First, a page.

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Discursive strategies of blame avoidance in government: a framework for analysis

Research output: Contribution to journalJournal articlepeer-review

  • Sten Hansson
<mark>Journal publication date</mark>05/2015
<mark>Journal</mark>Discourse and Society
Issue number3
Number of pages26
Pages (from-to)297-322
Publication StatusPublished
<mark>Original language</mark>English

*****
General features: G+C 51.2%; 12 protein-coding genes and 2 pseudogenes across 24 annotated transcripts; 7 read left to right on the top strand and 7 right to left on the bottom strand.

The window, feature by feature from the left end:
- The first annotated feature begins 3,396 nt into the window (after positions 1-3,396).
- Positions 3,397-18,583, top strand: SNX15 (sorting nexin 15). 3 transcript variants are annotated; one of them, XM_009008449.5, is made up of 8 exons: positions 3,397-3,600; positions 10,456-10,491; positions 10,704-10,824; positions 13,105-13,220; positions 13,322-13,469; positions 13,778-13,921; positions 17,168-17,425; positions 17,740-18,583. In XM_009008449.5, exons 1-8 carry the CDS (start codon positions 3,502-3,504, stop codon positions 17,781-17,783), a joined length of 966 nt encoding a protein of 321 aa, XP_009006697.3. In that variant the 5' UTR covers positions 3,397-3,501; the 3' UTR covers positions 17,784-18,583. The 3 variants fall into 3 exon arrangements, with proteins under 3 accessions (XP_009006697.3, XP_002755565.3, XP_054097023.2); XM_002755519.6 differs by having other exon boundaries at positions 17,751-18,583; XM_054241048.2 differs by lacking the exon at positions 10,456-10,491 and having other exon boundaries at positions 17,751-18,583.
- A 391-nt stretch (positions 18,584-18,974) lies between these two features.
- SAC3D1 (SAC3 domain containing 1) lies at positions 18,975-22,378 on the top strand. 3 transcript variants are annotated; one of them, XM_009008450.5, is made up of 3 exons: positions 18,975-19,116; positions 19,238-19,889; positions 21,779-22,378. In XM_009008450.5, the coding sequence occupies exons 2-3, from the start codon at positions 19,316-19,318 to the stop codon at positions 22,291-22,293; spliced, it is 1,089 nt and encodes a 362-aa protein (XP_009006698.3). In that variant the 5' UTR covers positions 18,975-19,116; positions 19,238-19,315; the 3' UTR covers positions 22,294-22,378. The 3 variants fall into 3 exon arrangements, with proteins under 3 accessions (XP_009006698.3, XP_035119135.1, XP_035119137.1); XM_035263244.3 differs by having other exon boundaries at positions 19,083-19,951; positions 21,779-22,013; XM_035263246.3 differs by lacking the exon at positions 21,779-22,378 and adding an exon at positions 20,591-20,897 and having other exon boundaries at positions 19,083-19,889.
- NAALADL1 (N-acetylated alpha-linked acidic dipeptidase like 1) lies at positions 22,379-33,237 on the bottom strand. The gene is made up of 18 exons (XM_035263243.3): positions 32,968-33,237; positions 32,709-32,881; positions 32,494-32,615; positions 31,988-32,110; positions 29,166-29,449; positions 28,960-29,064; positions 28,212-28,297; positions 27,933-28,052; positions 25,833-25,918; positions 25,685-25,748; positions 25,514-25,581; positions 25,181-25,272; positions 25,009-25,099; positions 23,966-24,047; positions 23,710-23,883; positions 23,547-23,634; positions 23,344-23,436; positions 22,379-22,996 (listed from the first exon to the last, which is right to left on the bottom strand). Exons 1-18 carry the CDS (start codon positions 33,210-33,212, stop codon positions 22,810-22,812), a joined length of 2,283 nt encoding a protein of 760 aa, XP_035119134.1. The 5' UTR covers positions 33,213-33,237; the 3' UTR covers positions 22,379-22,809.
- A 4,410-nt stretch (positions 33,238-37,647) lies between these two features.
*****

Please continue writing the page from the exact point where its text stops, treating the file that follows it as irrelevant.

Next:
Governments’ policies and actions often precipitate public blame firestorms and mediated scandals targeted at individual or collective policy makers. In the face of losing credibility and resources, officeholders are tempted to apply strategies of blame avoidance which permeate administrative structures, operations and language use. Linguistic aspects of blame avoidance are yet to be studied by discourse analysts in great detail. In this article, I contribute to filling this gap in knowledge by proposing an improved heuristic for understanding typical macroconversational discursive practices adopted by officeholders in the circumstances of blame risk to achieve the goal of positive self-presentation. Based on a multidisciplinary review of scholarly literature, I show how personal and institutional risk aversion involves the application of certain strategies of argumentation, framing, denial, social actor and action representation, legitimation and manipulation. I use concrete textual examples from public statements of UK government officeholders to illustrate how blame avoidance works at the highest level of administration. I argue that to understand blame avoidance as a dominant recurring theme in public communication we should look beyond current linguistic approaches to conflict talk. This could lead to the application of new useful analytic tools within discourse studies and open new avenues of critical research into language use in politics and bureaucratic organisations.